Here at Confused, our readers regularly get in touch with a number of their car insurance bugbears.
One of the most popular problems we’ve heard about has been an automatic renewal trap that is leaving many of you out of pocket.
So we decided to take a closer look at the issue and let you know your rights if your insurer automatically renews your car policy without your agreement.
The auto-renewal trap
Many insurance policies contain an automatic renewal clause, which dictates that your policy will be automatically ‘rolled-over’ to another year if you don’t give notice within a certain period, usually four weeks.
It’s important to check the small print of any policy before signing up, but your provider should be in touch in 'good time' before your current deal expires.
It serves as a reminder and a chance for you to decline or negotiate your premium.
'Good time' is generally around 21 days before renewal but could be longer.
However, many of the Confused.com community have complained that they have not received this contact, and have in fact had money withdrawn from their bank accounts without their agreement.
In some cases we investigated, consumers had their motor cover renewed, despite telling their provider by phone that they wished to take out a policy elsewhere.
This left them paying for two policies at once, and resulted in Direct Debit payments of hundreds of pounds being taken without their explicit consent.
If you tell your insurer over the phone that you do not want to renew your policy, then the provider should act upon this as it would any other form of correspondence.
However, to be absolutely certain, it’s always a good idea to make a note of the time and date you called and the name of the person you dealt with, as well as following up any conversation with an email.
Taking these few easy steps could save a lot of time and effort tracing back previous correspondence should anything go wrong.
What are your rights?
Customers have a 14-day ‘cooling off’ period following the start of a new policy or renewal of an existing one, during which time they are legally entitled to cancel it.
If you realise the error within this period, then you should be able to cancel your policy, although you may incur some pro-rata costs for the time and reasonable administration charges.
Your insurance provider's exact terms should be easy to find within their policy document.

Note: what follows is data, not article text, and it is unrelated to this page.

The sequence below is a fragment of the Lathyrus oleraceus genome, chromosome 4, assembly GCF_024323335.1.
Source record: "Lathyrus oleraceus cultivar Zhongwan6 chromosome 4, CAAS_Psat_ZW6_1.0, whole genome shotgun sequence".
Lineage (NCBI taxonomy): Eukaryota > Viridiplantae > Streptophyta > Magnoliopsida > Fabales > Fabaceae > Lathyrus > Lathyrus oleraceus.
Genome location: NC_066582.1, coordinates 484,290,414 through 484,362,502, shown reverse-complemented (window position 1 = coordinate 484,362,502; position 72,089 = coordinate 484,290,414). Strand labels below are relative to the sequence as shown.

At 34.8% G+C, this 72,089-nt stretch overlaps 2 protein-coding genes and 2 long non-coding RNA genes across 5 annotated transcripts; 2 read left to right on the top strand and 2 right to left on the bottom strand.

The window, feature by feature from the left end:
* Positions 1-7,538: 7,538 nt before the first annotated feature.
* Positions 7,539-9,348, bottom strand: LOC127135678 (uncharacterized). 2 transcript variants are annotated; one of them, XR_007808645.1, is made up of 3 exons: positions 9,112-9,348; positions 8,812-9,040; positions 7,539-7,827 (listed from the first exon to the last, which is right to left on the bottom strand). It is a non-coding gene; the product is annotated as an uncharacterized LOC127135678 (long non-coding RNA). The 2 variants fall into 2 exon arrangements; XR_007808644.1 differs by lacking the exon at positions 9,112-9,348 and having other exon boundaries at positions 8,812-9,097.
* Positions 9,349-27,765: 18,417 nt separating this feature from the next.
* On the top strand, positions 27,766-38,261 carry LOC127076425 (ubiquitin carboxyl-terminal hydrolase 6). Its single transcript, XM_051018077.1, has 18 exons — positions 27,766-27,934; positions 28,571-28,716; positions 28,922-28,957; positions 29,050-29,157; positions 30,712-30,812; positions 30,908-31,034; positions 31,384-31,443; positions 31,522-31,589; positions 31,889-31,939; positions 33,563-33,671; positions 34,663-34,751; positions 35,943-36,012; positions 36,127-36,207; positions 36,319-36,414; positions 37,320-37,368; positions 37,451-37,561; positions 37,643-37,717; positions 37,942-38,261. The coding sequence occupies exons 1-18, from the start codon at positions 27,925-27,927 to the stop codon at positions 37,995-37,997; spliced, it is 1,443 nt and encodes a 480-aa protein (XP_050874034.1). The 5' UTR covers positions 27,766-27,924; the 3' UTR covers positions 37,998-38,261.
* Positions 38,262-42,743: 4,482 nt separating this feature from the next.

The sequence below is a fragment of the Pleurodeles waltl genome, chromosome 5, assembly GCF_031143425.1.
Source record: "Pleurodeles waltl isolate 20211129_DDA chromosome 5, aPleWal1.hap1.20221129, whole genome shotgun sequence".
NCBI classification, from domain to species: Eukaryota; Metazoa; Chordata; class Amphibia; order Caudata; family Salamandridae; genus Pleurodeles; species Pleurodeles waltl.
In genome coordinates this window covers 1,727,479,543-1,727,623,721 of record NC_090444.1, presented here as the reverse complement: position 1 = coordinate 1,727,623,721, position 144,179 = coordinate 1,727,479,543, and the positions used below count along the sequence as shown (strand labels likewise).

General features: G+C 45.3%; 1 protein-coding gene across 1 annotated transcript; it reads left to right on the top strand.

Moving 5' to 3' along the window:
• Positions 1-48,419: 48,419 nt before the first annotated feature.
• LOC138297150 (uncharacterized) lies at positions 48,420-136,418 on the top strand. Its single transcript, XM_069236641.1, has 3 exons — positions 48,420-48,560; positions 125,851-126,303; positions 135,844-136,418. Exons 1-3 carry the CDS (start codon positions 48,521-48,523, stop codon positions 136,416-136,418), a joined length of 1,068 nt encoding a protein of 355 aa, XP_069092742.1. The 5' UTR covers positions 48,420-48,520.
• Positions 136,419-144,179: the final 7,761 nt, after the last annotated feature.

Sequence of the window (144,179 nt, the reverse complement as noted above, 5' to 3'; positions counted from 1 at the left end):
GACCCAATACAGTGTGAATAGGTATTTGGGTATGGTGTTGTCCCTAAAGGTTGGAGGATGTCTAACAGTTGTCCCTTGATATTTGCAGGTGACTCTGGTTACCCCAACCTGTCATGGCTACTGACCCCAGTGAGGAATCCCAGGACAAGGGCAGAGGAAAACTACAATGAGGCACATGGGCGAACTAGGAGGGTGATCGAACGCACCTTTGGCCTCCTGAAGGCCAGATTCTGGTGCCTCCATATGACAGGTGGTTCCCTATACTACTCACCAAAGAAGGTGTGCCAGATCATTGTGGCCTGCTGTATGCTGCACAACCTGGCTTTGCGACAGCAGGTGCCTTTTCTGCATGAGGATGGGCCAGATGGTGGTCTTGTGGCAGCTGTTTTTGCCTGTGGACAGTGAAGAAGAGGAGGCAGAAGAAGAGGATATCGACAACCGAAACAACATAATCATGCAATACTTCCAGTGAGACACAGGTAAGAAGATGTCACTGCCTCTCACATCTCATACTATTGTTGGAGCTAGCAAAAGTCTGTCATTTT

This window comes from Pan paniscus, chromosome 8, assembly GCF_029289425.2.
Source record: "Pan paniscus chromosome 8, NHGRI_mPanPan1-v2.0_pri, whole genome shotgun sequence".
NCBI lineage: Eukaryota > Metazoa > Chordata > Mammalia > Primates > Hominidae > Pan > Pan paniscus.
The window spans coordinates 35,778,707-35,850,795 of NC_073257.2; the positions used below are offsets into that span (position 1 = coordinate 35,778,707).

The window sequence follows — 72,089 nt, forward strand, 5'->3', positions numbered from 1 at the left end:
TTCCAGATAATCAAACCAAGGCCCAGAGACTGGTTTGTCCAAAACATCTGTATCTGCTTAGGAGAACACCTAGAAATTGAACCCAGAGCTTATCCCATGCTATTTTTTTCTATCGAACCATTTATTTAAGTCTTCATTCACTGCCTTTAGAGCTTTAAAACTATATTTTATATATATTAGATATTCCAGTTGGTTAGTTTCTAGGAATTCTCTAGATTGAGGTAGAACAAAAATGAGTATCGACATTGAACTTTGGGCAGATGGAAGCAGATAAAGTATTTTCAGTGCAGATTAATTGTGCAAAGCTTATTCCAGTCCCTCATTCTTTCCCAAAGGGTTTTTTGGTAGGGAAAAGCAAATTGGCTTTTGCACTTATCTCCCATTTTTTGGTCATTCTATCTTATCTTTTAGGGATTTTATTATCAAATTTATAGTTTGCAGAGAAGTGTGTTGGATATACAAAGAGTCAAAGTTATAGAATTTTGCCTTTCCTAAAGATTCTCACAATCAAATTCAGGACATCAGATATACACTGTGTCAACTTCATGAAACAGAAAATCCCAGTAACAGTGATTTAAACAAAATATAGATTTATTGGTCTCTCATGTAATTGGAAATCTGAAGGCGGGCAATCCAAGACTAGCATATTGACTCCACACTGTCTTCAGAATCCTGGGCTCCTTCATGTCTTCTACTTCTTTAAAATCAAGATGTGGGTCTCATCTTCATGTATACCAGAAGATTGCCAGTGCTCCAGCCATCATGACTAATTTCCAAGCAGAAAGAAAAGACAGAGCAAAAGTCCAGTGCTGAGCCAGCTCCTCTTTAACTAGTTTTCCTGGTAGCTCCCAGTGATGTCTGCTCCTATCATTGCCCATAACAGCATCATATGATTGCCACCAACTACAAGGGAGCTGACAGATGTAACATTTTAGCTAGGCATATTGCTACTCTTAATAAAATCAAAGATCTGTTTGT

Once you have passed that 14-day cut-off, though, many insurance providers will charge you a hefty sum to cancel your policy.
One reader was charged a massive 50 per cent of his yearly premium to escape his contract.
However, even if you have paid this fee already, that needn’t be the end of it, and you may still be entitled to get your money back.
If you feel you haven’t been treated fairly, then be sure to write a letter of complaint to your provider.
The company should have a record of every correspondence you share, including all phone conversations – if there is a dispute then feel free to ask for copies of these.
Take a look at this page for more useful tips on making a formal complaint to your insurance provider.
Your provider should deal with any formal complaints within eight weeks.
If you’re not satisfied with their response - or if they haven’t given one at all - you’ll then be able to refer it at no cost to the Financial Ombudsman Service (FOS), who can act as an arbitrator.
If the FOS does find in your favour, not only will you be exempt from paying any cancellation fees, but you should also be able to claim back any additional costs incurred as a result of the error.
It can still be cheaper to cancel
Even if your claim is unsuccessful, you don’t necessarily have to sit tight and accept a far more expensive premium than you could get elsewhere.
Cancellation fees usually come in at between £20 and £50, although, as we’ve seen, this can vary greatly depending on the provider.
As a result, in many cases it may well be that it is still far more-cost effective to cancel and opt for a new policy. To find out, just compare car insurance prices and calculate the difference.
If you can find a better deal that still saves you money, then it may well be worth sacrificing a fee in order to get a cheaper deal overall.